Introduction: SonosIR

I have a Sonos system at home and love the simplicity! In the kitchen I have a Sonos Play:3 and to play something I just have to pick up the phone and choose a song and it plays.

In the living room however I have a Sonos Connect connected to my amplifier. To play a song here i first have to power on the amp, choose the correct input and then choose the song on my phone. This I want to simplify.

The idea is to have a device connected to the Sonos system which is able to control the amplifier using IR commands. As an added feature I would like to control some functions of the Sonos device with the remote, because that is easier for the kids.

Step 1: Step 1: Hardware

To be able to achieve the goal you need a bunch of hardware. An Arduino Uno is often a good starting point. If you don't know what an Arduino is, google it. I will not use up space and time to explain that here...

Since the Sonos device has a 2 port ethernet switch in the back a simple ethernet shield for the Arduino should do the job. IR interfacing is done with a IR blaster to send signals to the amplifier and IR reciever to recieve remote control input

I bought all my hardware on eBay:

Arduino UNO R3 clone

Ethernet Shield W5100

IR blaster with cable and 3.5mm jack plug

IR receiver with cable and 3.5mm jack plug

2x panel mount 3.5mm female jack connector

Aluminum Box 100 x 66 x 43mm

Small resistor around 100-200ohm

Some cable

Total cost is around $30.

Step 2: Step 2: Protocols & Libraries

This step is just theory. You may skip this step but it may be useful to in order to understand and the project.

Sonos devices use UPnP to communicate. Messages are sent back an forth as xml files. These files, or data packets can be read using a network sniffing tool like Wireshark. Luckily for me people have already done this job this on a lot of commands. And even better, someone has made a Arduino library handling this. Google "arduino sonos upnp" and you will find it on github.com

An arduino library is basically a bunch of c++ source code files which are stored in the Arduino program folder or your local users arduino folder often inside the documents folder. This c++ code can be included and accessed from the Arduino project files.

IR is a well known technology. You find it in almost every audio/video device. The main hardware consists of an IR diode in the remote control and an IR receiver in the A/V device. The diode emits infrared light in a given pattern which the IR receiver "sees" and translates into electric pulses which is decoded into a numerical value. Each button on the remote control has its own pattern of light and corresponding value. There are many Protocols or ways the numerical value is coded into electrical pulses and light patterns. There are of course Arduino libraries for this as well. There are many! Choose one which supports your protocol. I ended up using one called Arduino-IRremote on github.com.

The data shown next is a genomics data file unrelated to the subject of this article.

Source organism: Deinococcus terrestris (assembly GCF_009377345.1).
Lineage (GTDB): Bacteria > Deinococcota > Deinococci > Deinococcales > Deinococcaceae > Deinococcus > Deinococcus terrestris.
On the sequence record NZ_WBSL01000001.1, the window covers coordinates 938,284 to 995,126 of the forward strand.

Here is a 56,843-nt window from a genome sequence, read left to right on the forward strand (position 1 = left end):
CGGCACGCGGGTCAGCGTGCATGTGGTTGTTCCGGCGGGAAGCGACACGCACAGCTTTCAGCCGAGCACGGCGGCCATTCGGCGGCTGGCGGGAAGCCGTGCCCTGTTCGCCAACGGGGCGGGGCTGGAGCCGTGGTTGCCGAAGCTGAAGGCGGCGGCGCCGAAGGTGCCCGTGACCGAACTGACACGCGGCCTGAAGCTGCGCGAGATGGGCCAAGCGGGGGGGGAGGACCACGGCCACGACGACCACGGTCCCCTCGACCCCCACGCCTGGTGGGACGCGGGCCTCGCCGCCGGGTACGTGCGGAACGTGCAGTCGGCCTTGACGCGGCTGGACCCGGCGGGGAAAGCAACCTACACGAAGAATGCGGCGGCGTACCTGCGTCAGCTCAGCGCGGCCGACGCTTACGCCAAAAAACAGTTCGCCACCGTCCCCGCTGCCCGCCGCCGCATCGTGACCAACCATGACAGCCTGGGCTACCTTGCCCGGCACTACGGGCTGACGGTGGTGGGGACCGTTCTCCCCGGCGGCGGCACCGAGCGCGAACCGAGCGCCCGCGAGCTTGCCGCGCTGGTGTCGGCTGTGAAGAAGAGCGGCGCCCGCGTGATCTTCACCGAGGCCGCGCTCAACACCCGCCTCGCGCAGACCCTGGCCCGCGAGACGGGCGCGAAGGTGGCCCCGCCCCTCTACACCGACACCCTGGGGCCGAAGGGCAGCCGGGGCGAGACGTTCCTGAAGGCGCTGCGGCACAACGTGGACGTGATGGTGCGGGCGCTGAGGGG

Step 3: Software

The difficult part of the software is in the libraries. We just have to tie stuff together.

The idea is to poll the sonos device each second and if the state changes from stop or pause to play I want to send a power on IR signal to the amplifier.

I also want to receive IR signals from the remote control and if the play, stop, or skip buttons are pressed I want to send a corresponding command to the Sonos device.

My amp uses the Sharp protocol so all code is according to this. The IR library I ended up using was missing the Sharp protocol so I had to modify it a bit.

(To figure out which protocol your amp uses you can download one of the examples in the Arduino-IRremote library to your arduino and connect the IR receiver to the correct input)

See the attached Arduino code file.

The code is downloaded the the Arduino Uno board using the Arduino IDE and a USB cable.

Step 4: Connecting Everything and Test

The IR Receiver and Blaster both have 3.5mm jacks. So you just have to figure out which pin is what and connect the rack-moumted 3.5mm female plugs to the Arduino using some thin cable. I used some old ATA/33 hard-drive cable. Th Arduino Uno clone I bought of eBay conveniently enough has through-hole solder points for all I/O plus GND and 5V so soldering the cable to the board is easy!

The IR blaster needs a resistor in series to get the correct milli-amps according to the specs. The Arduino Uno uses 5v for the I/O pins so choose a resistor accordingly (ohms law...)

Then i drilled holes in the aluminium box and mounted the Arduino on a spare copper-free prototype board. You could probably use any kind of board as long as it fits the box. The Ethernet port I made a hole for using multiple holes and filing it smooth.

The IR receiver is placed under, and the IR blaster is placed above the amp. I wanted to have these as invisible as possible but still have good signal. It came out quite nice!

And does it work? Check out the video! :)

Good luck making your own version!

Comments

author
Swansong (author)2017-09-13

That's a neat setup :)

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Bio: I like to work with wood, electronics and sometime mechanics.
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